• 1 cup ricotta cheese
  • 1 cup grated Parmesan, asiago, romano cheese mix
  • 1-1/2 cups fresh spinach, chopped
  • 1 tbsp fresh oregano or 2 tsp dried oregano, crushed
  • 2 tsp fresh basil or 1/2 tsp dried basil, crushed
  • 1/2 tsp garlic powder (not salt)
  • 1/2 tsp fennel seeds
  • Salt and pepper
  • 4 eggs, beaten


  • 1/4 cup fresh bread crumbs
  • 1/4 cup grated Parmesan, asiago, romano cheese
  • Olive oil

Breadcrumbs: this took a full 1-lb loaf of day-old Italian or French bread. I bought it from the day-old rack for cheap. I tore it into small pieces, spread out on a baking sheet and dried it in a 200 degree F oven for about 30 minutes. I didn’t want them toasted or seasoned because I thought it would overpower the delicate flavors of these meatballs. Once they were dried, I ran them through the blender. I reserved 1/4 cup for rolling the balls in before cooking.

Meatballs: Mix together ricotta, grated cheeses, spinach and spices. Add the eggs and mix well. Then add the breadcrumbs, 1/2 cup at a time. You want it to come together to form soft balls, but you don’t want it to be dry. Once you can form a soft ball with some structure, you don’t need to add more breadcrumbs.

Scoop up a heaping tablespoon (I used my cookie dough scoop) and roll the mixture into balls.

Mix together 1/4 cup breadcrumbs and 1/4 cup grated cheeses in a bowl and roll each meatball in the mixture, coating on all sides.

You can bake or pan fry these. I chose to pan fry, it used a bit of oil, but it gave them a nice flavor. Baking them would be my option if I was doubling the recipe.

To fry: heat olive oil in a skillet on medium and add the meatballs, leaving enough space between them to easily turn them. They are soft, so it’s a delicate process. The good news is, if you really want them round (instead of kind of flattened) you can reshape them after they come out of the pan. Turn them until they are golden brown on all sides.

To bake: place them on a well oiled baking sheet or use parchment paper. Brush them with a bit of oil if desired. Leave space around each one so they brown evenly and bake at 375 degrees F for 30-40 minutes until golden brown. You can turn them halfway through if desired.

Fire Roasted Tomato and Basil Sauce

  • 28 oz fire roasted crushed tomatoes or better yet, click here to make your own.
  • 2 tbsp tomato paste
  • 1 tsp crushed garlic
  • 2 to 3 tablespoons chopped fresh basil
  • 1 tsp dried oregano (or 1 tbsp fresh chopped)

Add ingredients in saucepan, bring to a low boil, reduce to low and let simmer while prepping meatballs.

Serve sauce and meatballs over your favorite pasta.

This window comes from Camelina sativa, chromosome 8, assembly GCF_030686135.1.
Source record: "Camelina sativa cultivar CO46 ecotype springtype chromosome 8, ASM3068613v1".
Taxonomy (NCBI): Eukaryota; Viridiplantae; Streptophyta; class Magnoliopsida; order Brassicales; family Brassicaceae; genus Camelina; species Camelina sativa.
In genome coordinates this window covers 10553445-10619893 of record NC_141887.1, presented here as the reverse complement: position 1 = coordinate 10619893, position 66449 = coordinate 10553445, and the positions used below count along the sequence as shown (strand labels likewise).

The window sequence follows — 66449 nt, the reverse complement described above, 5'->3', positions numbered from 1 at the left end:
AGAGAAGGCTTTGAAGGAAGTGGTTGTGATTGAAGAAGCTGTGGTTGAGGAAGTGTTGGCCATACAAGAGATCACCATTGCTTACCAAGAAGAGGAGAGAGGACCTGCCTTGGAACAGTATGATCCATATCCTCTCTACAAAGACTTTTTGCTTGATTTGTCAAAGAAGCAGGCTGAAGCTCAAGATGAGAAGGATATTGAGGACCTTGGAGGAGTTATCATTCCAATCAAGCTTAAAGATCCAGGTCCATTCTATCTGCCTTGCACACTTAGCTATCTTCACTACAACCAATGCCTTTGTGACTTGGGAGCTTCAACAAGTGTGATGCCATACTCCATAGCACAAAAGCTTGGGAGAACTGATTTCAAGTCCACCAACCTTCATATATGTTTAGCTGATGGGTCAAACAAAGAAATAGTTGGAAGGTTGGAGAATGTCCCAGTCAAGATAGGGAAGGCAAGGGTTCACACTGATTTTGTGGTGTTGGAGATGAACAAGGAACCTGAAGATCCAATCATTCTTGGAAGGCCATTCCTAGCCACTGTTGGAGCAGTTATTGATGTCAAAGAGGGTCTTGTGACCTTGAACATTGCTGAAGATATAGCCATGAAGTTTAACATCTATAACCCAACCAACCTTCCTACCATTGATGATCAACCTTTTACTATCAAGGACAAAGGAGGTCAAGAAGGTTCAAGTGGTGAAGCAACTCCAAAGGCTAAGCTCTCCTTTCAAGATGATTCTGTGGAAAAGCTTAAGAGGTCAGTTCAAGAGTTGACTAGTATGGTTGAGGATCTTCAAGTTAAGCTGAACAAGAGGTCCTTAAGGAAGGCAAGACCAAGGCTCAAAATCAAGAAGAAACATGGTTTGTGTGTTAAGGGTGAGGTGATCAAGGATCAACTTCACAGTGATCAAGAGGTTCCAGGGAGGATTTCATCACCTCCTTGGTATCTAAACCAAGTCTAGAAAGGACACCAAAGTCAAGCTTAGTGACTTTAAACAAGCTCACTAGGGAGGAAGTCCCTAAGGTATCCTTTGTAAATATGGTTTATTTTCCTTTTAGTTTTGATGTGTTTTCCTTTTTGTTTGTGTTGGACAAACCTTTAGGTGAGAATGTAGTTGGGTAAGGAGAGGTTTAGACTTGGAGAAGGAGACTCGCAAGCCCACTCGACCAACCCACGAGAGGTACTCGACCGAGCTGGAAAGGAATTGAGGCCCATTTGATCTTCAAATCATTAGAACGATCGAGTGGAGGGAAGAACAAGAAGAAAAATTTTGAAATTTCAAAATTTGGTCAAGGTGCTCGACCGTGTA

That’s it for this week. What do you have cooking as you wrap up another weekend?


Summer Menus: August Week 1

Tuesday’s recipe calls for Green Beans and Red Peppers, but if you’ve got an plethora of tomatoes, switch things up, as JeffreyW does in this yummy photo.

I love this time of year because of the abundance of fresh ingredients. This week’s menus rely heavily on farm stand fresh items. In addition to green beans, Tuesday has a quick and easy Pasta w/Fresh Basil.

JeffreyW’s tempting pasta

For a PDF of all this week’s menus, click here: August Week 1 Menus

Wednesday pairs up Grilled Steak and Collard Greens w/Bacon, finishing up with a perfect Apple/Blackberry Crisp.

Full shopping lists can be found here: August Week 1 Shopping List – don’t forget you can use the color coordinated list to customize it.

The week ends with Cheesy Burgers and Sweet Potato Fries.

Bonus recipe:

Stuffed Jalapeno Cheese Burgers

Stuffed Burger Final

Ingredients for each burger:

  • 4 oz ground beef
  • salt, pepper
  • 1/4 to 1/2 tsp crushed garlic (opt)
  • 1 oz sharp cheddar, sliced thin
  • 2 or more slices of pickled jalapenos

Mix salt, pepper and garlic into the ground beef. Form two, 2-oz patties. Place jalapenos on one burger, cheese on the other.


Place the two sides together and seal the edges completely. Gently flatten the burger, but be careful because you don’t want the cheese busting out of the center


The key to grilling or frying these is low and slow. Medium heat seals them and allows the cheese to melt without drying the burger out. I flipped at the 5 minute mark, but depending on the heat, 3-4 minutes may be enough to flip. They’re thin, so the beef cooks quickly, but you want to make sure the cheese melts. I would say minimum 4 minutes per side.

If cheese starts to leak out, flip and flip again as needed. DON’T press down on these burgers while you grill, you’ll have a cheesy mess.

Now the warning. Did I say WARNING? Yes I did. You’ll need to rest these burgers to let the cheese cool a bit. Otherwise you could be biting into a scalding cheese center. You’ve been WARNED.

That’s the basics, now let your imagination run wild.

What’s on your plate this weekend? My birthday is tomorrow, so I’m headed up to the mountains for the second weekend in a row. For more of this:

That’s it for it this week. If you have any recipe questions, hit me up in the comments. – TaMara